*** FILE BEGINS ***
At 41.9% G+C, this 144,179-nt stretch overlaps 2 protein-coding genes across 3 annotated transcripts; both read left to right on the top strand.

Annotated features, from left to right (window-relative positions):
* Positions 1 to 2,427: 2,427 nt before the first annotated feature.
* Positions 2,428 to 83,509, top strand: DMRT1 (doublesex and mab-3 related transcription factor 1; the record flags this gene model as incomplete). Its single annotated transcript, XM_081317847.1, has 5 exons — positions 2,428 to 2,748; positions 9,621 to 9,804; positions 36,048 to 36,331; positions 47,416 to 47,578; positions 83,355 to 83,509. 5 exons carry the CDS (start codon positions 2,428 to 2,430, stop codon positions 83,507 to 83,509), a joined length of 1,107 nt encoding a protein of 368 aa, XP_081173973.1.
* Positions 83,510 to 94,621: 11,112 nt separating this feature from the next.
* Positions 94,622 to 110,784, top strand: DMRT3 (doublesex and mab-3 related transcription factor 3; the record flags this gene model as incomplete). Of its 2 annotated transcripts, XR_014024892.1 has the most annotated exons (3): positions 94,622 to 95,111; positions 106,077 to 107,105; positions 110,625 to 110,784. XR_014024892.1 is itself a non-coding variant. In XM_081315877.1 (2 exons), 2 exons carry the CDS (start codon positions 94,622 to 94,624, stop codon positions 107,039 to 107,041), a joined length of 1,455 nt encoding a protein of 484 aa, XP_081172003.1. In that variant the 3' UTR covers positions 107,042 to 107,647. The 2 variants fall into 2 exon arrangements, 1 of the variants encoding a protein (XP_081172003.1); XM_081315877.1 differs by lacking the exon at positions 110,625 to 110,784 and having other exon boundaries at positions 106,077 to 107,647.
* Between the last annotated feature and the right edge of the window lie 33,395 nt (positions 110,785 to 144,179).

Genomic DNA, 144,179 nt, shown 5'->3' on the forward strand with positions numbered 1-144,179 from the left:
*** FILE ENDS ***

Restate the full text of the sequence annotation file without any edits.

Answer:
At 41.9% G+C, this 144,179-nt stretch overlaps 2 protein-coding genes across 3 annotated transcripts; both read left to right on the top strand.

Annotated features, from left to right (window-relative positions):
* Positions 1 to 2,427: 2,427 nt before the first annotated feature.
* Positions 2,428 to 83,509, top strand: DMRT1 (doublesex and mab-3 related transcription factor 1; the record flags this gene model as incomplete). Its single annotated transcript, XM_081317847.1, has 5 exons — positions 2,428 to 2,748; positions 9,621 to 9,804; positions 36,048 to 36,331; positions 47,416 to 47,578; positions 83,355 to 83,509. 5 exons carry the CDS (start codon positions 2,428 to 2,430, stop codon positions 83,507 to 83,509), a joined length of 1,107 nt encoding a protein of 368 aa, XP_081173973.1.
* Positions 83,510 to 94,621: 11,112 nt separating this feature from the next.
* Positions 94,622 to 110,784, top strand: DMRT3 (doublesex and mab-3 related transcription factor 3; the record flags this gene model as incomplete). Of its 2 annotated transcripts, XR_014024892.1 has the most annotated exons (3): positions 94,622 to 95,111; positions 106,077 to 107,105; positions 110,625 to 110,784. XR_014024892.1 is itself a non-coding variant. In XM_081315877.1 (2 exons), 2 exons carry the CDS (start codon positions 94,622 to 94,624, stop codon positions 107,039 to 107,041), a joined length of 1,455 nt encoding a protein of 484 aa, XP_081172003.1. In that variant the 3' UTR covers positions 107,042 to 107,647. The 2 variants fall into 2 exon arrangements, 1 of the variants encoding a protein (XP_081172003.1); XM_081315877.1 differs by lacking the exon at positions 110,625 to 110,784 and having other exon boundaries at positions 106,077 to 107,647.
* Between the last annotated feature and the right edge of the window lie 33,395 nt (positions 110,785 to 144,179).

Genomic DNA, 144,179 nt, shown 5'->3' on the forward strand with positions numbered 1-144,179 from the left: